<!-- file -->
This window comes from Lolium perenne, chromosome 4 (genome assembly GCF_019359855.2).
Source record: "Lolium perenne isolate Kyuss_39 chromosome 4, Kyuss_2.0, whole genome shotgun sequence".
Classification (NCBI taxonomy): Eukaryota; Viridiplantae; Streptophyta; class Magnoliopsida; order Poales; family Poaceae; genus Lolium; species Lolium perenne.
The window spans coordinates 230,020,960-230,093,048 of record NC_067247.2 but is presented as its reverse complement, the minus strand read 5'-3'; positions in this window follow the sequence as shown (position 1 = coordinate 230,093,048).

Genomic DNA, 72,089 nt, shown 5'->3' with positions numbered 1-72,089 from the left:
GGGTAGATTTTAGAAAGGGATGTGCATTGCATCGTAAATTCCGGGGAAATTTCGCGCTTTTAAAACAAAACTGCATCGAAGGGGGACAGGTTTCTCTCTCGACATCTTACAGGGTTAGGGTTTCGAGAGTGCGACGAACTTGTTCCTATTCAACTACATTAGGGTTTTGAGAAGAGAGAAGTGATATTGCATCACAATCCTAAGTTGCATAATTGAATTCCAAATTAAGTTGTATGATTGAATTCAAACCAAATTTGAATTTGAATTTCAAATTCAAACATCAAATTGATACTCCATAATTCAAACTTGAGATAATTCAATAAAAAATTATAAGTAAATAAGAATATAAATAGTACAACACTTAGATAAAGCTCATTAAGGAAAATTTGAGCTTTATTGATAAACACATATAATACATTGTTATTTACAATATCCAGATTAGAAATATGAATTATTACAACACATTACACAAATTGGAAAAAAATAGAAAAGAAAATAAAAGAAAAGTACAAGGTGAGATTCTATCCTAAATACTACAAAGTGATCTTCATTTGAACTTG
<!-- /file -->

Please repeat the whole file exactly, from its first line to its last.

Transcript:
This window comes from Lolium perenne, chromosome 4 (genome assembly GCF_019359855.2).
Source record: "Lolium perenne isolate Kyuss_39 chromosome 4, Kyuss_2.0, whole genome shotgun sequence".
Classification (NCBI taxonomy): Eukaryota; Viridiplantae; Streptophyta; class Magnoliopsida; order Poales; family Poaceae; genus Lolium; species Lolium perenne.
The window spans coordinates 230,020,960-230,093,048 of record NC_067247.2 but is presented as its reverse complement, the minus strand read 5'-3'; positions in this window follow the sequence as shown (position 1 = coordinate 230,093,048).

Genomic DNA, 72,089 nt, shown 5'->3' with positions numbered 1-72,089 from the left:
GGGTAGATTTTAGAAAGGGATGTGCATTGCATCGTAAATTCCGGGGAAATTTCGCGCTTTTAAAACAAAACTGCATCGAAGGGGGACAGGTTTCTCTCTCGACATCTTACAGGGTTAGGGTTTCGAGAGTGCGACGAACTTGTTCCTATTCAACTACATTAGGGTTTTGAGAAGAGAGAAGTGATATTGCATCACAATCCTAAGTTGCATAATTGAATTCCAAATTAAGTTGTATGATTGAATTCAAACCAAATTTGAATTTGAATTTCAAATTCAAACATCAAATTGATACTCCATAATTCAAACTTGAGATAATTCAATAAAAAATTATAAGTAAATAAGAATATAAATAGTACAACACTTAGATAAAGCTCATTAAGGAAAATTTGAGCTTTATTGATAAACACATATAATACATTGTTATTTACAATATCCAGATTAGAAATATGAATTATTACAACACATTACACAAATTGGAAAAAAATAGAAAAGAAAATAAAAGAAAAGTACAAGGTGAGATTCTATCCTAAATACTACAAAGTGATCTTCATTTGAACTTG